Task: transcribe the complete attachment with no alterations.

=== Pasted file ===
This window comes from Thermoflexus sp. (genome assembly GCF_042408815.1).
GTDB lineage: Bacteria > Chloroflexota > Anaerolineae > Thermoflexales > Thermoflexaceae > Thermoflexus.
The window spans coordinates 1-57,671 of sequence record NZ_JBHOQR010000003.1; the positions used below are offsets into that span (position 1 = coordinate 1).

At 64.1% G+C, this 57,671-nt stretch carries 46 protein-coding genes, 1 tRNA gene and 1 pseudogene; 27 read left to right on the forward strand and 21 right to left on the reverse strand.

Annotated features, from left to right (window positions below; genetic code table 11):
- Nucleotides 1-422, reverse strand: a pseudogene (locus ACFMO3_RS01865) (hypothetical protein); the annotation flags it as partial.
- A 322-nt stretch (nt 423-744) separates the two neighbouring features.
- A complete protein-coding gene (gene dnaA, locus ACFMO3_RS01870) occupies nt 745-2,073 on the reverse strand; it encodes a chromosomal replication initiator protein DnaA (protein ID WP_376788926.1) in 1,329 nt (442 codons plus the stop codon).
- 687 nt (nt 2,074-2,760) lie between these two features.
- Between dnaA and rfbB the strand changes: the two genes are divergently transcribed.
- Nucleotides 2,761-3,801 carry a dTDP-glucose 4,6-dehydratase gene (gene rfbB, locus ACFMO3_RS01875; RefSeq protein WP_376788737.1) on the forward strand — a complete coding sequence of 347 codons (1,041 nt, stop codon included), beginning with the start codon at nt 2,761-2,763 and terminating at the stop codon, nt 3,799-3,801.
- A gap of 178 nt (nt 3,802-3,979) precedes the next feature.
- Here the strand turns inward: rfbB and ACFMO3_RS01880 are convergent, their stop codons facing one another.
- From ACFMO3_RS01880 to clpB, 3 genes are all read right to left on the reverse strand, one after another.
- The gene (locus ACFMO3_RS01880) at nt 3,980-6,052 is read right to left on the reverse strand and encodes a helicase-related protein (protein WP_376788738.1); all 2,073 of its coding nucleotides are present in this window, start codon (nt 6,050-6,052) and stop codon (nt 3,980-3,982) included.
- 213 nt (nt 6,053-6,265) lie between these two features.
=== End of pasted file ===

This window comes from Thermoflexus sp. (genome assembly GCF_042408815.1).
GTDB lineage: Bacteria > Chloroflexota > Anaerolineae > Thermoflexales > Thermoflexaceae > Thermoflexus.
The window spans coordinates 1-57,671 of sequence record NZ_JBHOQR010000003.1; the positions used below are offsets into that span (position 1 = coordinate 1).

At 64.1% G+C, this 57,671-nt stretch carries 46 protein-coding genes, 1 tRNA gene and 1 pseudogene; 27 read left to right on the forward strand and 21 right to left on the reverse strand.

Annotated features, from left to right (window positions below; genetic code table 11):
- Nucleotides 1-422, reverse strand: a pseudogene (locus ACFMO3_RS01865) (hypothetical protein); the annotation flags it as partial.
- A 322-nt stretch (nt 423-744) separates the two neighbouring features.
- A complete protein-coding gene (gene dnaA, locus ACFMO3_RS01870) occupies nt 745-2,073 on the reverse strand; it encodes a chromosomal replication initiator protein DnaA (protein ID WP_376788926.1) in 1,329 nt (442 codons plus the stop codon).
- 687 nt (nt 2,074-2,760) lie between these two features.
- Between dnaA and rfbB the strand changes: the two genes are divergently transcribed.
- Nucleotides 2,761-3,801 carry a dTDP-glucose 4,6-dehydratase gene (gene rfbB, locus ACFMO3_RS01875; RefSeq protein WP_376788737.1) on the forward strand — a complete coding sequence of 347 codons (1,041 nt, stop codon included), beginning with the start codon at nt 2,761-2,763 and terminating at the stop codon, nt 3,799-3,801.
- A gap of 178 nt (nt 3,802-3,979) precedes the next feature.
- Here the strand turns inward: rfbB and ACFMO3_RS01880 are convergent, their stop codons facing one another.
- From ACFMO3_RS01880 to clpB, 3 genes are all read right to left on the reverse strand, one after another.
- The gene (locus ACFMO3_RS01880) at nt 3,980-6,052 is read right to left on the reverse strand and encodes a helicase-related protein (protein WP_376788738.1); all 2,073 of its coding nucleotides are present in this window, start codon (nt 6,050-6,052) and stop codon (nt 3,980-3,982) included.
- 213 nt (nt 6,053-6,265) lie between these two features.